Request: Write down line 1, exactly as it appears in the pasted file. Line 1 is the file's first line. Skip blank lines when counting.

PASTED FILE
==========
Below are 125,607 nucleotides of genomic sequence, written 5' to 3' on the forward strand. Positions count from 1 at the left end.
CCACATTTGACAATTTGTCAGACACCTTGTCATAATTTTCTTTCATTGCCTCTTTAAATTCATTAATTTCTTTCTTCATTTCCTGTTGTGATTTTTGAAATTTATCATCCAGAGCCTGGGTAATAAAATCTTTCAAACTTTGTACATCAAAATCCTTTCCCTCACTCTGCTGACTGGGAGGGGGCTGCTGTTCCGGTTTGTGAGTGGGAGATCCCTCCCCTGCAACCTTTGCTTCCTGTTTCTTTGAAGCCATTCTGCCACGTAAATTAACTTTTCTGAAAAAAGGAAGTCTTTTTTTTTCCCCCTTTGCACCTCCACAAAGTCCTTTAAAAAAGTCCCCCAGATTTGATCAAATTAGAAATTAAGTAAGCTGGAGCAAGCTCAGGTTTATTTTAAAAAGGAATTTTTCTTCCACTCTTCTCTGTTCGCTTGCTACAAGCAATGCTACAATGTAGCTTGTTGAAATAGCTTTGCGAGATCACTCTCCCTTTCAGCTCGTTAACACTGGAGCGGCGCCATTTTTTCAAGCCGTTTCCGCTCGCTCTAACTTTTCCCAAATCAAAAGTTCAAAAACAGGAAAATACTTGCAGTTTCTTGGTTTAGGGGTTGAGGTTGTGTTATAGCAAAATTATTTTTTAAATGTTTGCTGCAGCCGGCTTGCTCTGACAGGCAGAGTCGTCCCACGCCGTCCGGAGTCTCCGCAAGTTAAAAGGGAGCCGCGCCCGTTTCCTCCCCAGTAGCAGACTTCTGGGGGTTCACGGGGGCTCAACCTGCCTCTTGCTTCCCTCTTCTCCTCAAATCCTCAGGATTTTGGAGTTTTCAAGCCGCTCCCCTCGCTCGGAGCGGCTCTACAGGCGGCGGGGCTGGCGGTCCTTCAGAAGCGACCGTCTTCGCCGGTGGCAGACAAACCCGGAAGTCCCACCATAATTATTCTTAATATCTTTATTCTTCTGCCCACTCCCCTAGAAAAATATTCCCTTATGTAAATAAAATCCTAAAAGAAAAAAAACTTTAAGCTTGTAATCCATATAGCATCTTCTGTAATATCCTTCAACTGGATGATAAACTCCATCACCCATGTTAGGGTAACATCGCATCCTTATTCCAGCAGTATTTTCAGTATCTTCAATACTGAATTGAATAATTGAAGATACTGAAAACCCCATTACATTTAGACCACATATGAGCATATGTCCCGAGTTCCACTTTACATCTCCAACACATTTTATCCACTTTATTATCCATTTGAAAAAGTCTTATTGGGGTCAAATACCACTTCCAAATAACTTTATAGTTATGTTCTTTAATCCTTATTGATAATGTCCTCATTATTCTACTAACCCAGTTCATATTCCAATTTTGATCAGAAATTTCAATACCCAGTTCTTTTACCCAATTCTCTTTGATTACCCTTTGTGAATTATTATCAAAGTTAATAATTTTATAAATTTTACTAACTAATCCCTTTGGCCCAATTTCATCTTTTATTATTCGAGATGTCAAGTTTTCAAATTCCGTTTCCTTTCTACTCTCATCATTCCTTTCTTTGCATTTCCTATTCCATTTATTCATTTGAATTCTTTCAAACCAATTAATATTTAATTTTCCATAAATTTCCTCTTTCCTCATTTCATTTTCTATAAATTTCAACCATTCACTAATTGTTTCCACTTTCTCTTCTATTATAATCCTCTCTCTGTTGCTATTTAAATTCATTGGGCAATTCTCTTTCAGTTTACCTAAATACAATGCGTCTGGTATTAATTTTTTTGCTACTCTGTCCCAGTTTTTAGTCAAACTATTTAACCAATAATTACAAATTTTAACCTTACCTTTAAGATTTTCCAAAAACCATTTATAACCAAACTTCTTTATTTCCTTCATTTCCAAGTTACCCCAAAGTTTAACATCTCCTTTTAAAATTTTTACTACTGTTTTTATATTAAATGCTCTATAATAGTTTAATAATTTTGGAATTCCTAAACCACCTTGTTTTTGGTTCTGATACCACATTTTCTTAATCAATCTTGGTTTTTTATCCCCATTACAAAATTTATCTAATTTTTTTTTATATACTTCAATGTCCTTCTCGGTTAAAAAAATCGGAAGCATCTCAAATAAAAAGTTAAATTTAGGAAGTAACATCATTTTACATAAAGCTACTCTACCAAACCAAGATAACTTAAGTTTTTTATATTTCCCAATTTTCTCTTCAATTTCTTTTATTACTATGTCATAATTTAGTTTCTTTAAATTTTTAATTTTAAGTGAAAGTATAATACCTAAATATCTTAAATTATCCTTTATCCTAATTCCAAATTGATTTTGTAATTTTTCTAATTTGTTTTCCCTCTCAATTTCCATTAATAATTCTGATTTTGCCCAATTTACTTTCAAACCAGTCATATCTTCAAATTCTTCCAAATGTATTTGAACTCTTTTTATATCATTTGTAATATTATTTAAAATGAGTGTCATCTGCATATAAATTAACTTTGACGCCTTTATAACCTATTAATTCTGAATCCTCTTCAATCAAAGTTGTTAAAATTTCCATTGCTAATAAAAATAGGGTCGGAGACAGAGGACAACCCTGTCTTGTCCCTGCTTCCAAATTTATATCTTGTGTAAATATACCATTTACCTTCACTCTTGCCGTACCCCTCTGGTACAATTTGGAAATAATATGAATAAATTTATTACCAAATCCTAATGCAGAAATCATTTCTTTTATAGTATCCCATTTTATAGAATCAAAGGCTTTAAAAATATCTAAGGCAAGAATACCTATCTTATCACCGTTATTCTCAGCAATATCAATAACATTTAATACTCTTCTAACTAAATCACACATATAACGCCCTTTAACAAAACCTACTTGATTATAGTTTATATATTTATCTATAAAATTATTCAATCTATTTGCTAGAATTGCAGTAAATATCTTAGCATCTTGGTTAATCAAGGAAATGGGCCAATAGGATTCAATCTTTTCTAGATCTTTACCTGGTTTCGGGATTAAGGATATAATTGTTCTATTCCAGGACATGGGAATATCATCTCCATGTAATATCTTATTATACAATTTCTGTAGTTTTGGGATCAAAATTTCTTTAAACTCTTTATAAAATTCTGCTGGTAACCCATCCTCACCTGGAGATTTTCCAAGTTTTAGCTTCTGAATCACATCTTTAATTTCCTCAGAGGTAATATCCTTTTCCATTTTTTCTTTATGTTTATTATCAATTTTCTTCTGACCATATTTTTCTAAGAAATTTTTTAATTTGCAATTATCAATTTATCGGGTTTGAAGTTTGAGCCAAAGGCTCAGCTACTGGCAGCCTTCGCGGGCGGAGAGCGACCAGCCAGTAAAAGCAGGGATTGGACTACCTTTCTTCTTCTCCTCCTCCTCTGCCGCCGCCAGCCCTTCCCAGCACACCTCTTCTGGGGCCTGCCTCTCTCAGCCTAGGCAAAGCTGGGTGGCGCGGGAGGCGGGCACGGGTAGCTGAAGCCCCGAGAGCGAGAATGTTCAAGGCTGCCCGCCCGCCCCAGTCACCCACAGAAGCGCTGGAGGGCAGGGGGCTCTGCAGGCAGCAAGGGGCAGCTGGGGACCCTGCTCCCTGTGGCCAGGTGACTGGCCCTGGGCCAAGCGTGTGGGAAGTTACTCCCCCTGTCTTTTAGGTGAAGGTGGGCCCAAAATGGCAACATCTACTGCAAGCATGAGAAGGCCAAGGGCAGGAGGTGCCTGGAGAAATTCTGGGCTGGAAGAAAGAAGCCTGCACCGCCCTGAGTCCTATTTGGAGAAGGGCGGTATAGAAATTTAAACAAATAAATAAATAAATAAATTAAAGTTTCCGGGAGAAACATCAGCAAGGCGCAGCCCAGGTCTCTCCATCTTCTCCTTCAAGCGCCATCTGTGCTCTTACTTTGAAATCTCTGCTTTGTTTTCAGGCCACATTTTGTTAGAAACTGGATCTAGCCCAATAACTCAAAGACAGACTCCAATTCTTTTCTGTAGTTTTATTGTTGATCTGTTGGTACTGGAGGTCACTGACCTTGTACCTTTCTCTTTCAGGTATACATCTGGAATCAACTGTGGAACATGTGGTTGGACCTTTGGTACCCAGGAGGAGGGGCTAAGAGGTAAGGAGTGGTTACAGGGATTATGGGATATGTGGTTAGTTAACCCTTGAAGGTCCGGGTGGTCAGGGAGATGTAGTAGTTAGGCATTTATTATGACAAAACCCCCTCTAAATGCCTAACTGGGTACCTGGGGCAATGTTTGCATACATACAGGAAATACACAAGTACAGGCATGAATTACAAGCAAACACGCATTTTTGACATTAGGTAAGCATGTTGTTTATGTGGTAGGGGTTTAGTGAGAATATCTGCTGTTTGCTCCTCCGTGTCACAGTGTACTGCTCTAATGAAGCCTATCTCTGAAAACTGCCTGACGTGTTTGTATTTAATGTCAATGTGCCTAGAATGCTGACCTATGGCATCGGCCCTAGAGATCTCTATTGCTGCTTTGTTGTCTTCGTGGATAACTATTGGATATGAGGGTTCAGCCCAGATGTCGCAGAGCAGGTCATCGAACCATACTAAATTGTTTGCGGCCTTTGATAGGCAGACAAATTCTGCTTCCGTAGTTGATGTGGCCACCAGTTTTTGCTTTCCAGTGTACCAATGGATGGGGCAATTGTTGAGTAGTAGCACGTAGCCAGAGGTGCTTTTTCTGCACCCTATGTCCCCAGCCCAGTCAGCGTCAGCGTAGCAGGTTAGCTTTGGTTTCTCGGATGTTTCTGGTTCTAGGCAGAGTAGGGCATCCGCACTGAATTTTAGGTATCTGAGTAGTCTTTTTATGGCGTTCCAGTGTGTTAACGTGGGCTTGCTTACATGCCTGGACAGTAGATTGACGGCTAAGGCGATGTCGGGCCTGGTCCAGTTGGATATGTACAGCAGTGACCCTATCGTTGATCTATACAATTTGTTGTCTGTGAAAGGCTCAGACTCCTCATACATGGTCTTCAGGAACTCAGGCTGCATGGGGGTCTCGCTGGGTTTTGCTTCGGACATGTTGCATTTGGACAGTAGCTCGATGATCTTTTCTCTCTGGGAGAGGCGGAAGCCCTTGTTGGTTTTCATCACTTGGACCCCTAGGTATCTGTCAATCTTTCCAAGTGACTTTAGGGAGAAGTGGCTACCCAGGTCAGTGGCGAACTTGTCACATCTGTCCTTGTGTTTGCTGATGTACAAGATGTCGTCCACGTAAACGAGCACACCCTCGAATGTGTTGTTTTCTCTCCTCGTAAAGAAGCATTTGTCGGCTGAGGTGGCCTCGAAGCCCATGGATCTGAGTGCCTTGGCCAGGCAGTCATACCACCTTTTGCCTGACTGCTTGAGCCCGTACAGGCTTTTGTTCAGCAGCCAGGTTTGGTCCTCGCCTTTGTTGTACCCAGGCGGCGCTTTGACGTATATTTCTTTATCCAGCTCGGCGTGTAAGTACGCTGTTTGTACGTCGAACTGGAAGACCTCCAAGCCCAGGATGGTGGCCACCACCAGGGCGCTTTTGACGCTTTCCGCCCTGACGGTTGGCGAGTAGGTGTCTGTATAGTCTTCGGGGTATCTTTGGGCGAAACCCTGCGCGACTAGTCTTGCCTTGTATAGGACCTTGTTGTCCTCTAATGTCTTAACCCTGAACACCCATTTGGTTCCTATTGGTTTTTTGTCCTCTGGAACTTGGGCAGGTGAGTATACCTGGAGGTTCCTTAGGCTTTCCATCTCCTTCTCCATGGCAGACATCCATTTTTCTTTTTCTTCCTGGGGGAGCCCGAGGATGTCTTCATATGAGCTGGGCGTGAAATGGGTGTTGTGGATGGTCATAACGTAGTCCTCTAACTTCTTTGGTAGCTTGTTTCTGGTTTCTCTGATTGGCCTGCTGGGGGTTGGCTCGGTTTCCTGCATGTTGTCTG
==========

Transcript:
Below are 125,607 nucleotides of genomic sequence, written 5' to 3' on the forward strand. Positions count from 1 at the left end.